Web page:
This time of year can be one of the best opportunities for a whitetail hunter to experience a surprise daylight encounter with a mature whitetail buck. As the does begin to transition back to various forages or begin to use different areas of the property, it can be very important to stick with them. Don’t be afraid to make a move and establish new stand locations based upon doe activity. Over the next week or so, mature bucks will begin to check these areas more and more in search of the first does to come into estrus, and these areas can be fantastic locations to intercept a buck. Mature bucks can be harder to hunt once they have found a doe in heat, so stacking the odds in your favor can be critical to your success during this critical period of the season. Keying in on does and food can help you accomplish this task.

Scraping Buck by Jacob Dingel 07362

Scraping buck. Photo by Jacob Dingel.


Right now, as the pre-rut begins to give way to the rut, using calling and vocalizations can really start to play a big role in your hunting strategy. If you have never tried grunting in a buck, you really should give it a try.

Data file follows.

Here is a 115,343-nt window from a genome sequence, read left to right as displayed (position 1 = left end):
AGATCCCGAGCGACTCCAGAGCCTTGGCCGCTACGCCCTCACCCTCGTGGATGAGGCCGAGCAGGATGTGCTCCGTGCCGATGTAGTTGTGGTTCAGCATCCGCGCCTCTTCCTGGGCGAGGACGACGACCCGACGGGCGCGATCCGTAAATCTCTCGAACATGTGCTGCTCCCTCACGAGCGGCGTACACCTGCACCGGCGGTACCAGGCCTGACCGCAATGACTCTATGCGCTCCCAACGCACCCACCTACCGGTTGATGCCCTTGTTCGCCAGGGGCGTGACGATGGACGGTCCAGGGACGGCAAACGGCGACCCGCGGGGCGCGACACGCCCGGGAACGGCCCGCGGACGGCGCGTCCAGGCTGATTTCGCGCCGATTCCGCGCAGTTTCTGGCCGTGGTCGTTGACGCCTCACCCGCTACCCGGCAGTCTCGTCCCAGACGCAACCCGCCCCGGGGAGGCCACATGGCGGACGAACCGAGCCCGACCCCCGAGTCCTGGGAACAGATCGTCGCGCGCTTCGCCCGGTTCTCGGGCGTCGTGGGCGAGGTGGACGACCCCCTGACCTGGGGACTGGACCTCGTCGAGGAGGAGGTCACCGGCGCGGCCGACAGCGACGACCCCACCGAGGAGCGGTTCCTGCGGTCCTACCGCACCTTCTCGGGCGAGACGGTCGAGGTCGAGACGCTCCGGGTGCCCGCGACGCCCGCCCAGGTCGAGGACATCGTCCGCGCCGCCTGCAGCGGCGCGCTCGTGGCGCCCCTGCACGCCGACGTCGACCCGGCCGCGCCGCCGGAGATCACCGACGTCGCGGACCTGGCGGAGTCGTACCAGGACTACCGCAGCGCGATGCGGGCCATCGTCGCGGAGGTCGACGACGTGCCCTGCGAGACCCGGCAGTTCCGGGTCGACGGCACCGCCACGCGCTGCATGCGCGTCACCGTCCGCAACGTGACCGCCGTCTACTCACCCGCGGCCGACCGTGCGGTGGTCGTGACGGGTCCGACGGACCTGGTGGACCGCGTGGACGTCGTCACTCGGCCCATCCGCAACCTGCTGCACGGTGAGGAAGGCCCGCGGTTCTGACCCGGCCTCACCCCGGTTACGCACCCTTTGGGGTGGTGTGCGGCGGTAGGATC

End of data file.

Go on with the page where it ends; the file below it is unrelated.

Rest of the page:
Right now, mature whitetail bucks are really just beginning to be more vocal, which tends to happen as they begin checking and chasing the first does of the fall. Even if the doe is not in estrus, bucks will often grunt, growl and snort wheeze as they check and court would-be does and bump other bucks off.

As the pre-rut ends and rut begins, it is an excellent time to begin ramping up your deer vocalization efforts. A buck can very easily have his interest perked by the sounds of grunting and rattling, just to satisfy his curiosity about what other bucks may be doing.  As the transitional period moves into the full rut phase, you can begin to become more aggressive with your calling and rattling.

Much of what we know about the whitetail rut comes from scientific studies, and Pennsylvania is blessed to have one of the best deer research teams in the world. Penn State University’s biologists have decades of in-depth studies that are of great interest and importance to deer hunters.

For a fascinating story on buck movement during the rut, visit Penn State’s Deer Forest Blog to view a feature on studies with radio-collared deer.

Stay tuned for the next blog about specific hunting tactics to use during the first week of November.

Happy hunting!

No. 3. – How Do I Get My Deer Tested?

Through the end of deer season, we will be posting a frequently asked question (FAQ) and answer related to chronic wasting disease (CWD) in Pennsylvania in an album on our Facebook page.